The Gilded Fan
The story is set in the 1640s, starting off in Japan and then going via Amsterdam to England at the time of the Civil War. Midori Kumashiro, the very engaging and feisty heroine, is the orphaned daughter of a samurai warlord who has to leave Japan for her own safety. She has no choice but to flee to England. Although she is trained in the arts of war, will she able to survive the journey with a lecherous crew and an attractive captain she doesn’t trust?
Captain Nico Noordholt of the Dutch East India Company had come to Nagasaki to trade, and he reluctantly agreed to take a female passenger back with him. How could he protect her from his crew when he was attracted to her himself? During their journey Nico and Midori form a tentative bond, but they both harbour secrets that can change everything. The final third of the novel takes place in Plymouth with a civil war brewing and in which all the major characters get involved in different ways. The politics and religion of the times and how the war affected Plymouth are all handled very well.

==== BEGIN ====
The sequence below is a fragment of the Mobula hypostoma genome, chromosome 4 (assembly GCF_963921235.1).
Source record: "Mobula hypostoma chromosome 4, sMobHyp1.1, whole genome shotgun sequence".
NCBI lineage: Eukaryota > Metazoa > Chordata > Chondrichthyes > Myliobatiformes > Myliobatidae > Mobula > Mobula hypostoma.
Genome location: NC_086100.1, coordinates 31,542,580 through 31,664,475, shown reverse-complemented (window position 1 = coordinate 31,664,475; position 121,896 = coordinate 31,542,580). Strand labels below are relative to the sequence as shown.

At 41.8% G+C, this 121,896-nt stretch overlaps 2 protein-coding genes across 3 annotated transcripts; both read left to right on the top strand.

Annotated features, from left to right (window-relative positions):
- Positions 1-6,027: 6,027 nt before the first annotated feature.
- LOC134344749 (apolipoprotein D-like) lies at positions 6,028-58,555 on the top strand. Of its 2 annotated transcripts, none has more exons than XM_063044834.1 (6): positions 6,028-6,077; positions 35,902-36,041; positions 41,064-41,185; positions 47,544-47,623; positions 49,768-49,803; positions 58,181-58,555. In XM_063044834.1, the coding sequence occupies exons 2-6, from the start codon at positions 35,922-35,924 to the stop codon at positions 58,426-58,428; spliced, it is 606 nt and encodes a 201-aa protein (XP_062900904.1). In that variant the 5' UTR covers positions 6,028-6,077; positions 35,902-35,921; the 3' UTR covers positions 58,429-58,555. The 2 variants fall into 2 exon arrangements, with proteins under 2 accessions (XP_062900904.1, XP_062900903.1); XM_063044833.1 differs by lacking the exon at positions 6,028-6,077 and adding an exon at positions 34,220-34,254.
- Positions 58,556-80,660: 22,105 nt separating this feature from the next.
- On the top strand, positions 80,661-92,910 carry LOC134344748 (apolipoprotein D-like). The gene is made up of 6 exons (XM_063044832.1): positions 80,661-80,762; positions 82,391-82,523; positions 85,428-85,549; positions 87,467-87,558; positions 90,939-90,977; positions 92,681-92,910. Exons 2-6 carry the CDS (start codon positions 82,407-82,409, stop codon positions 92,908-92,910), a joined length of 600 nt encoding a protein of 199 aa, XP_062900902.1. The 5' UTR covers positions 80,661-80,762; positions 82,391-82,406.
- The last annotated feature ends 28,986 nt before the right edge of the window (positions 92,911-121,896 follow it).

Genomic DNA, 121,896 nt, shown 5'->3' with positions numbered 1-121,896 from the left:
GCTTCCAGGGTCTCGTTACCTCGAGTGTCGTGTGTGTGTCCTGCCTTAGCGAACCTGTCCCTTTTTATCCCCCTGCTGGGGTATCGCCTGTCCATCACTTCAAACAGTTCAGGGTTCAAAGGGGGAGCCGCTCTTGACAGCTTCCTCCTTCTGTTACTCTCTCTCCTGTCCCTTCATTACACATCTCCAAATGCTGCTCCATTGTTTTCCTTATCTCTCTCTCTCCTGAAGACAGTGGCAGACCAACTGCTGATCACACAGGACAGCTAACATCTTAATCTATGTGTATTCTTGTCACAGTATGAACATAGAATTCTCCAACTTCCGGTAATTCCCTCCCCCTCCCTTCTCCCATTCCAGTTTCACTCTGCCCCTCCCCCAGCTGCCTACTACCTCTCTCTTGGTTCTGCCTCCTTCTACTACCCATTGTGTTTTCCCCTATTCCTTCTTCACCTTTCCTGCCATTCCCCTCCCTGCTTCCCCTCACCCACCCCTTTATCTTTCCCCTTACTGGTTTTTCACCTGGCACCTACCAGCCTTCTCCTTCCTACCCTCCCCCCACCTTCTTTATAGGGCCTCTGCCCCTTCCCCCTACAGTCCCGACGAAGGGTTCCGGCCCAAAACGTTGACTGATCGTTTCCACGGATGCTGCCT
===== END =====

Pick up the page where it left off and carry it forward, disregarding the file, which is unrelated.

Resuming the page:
This novel is a sequel to The Scarlet Kimono, which tells the story of Midori’s mother Hannah and her father Taro Kumashiro. Some of the back story is revealed in The Gilded Fan, but you don’t have to have read it to enjoy the sequel. It stands alone and can be enjoyed for its own sake. The copy editor and proofreader also deserve a mention as, very unusually, I did not detect one error – and I always find at least one! All in all an extremely pleasant aesthetic experience.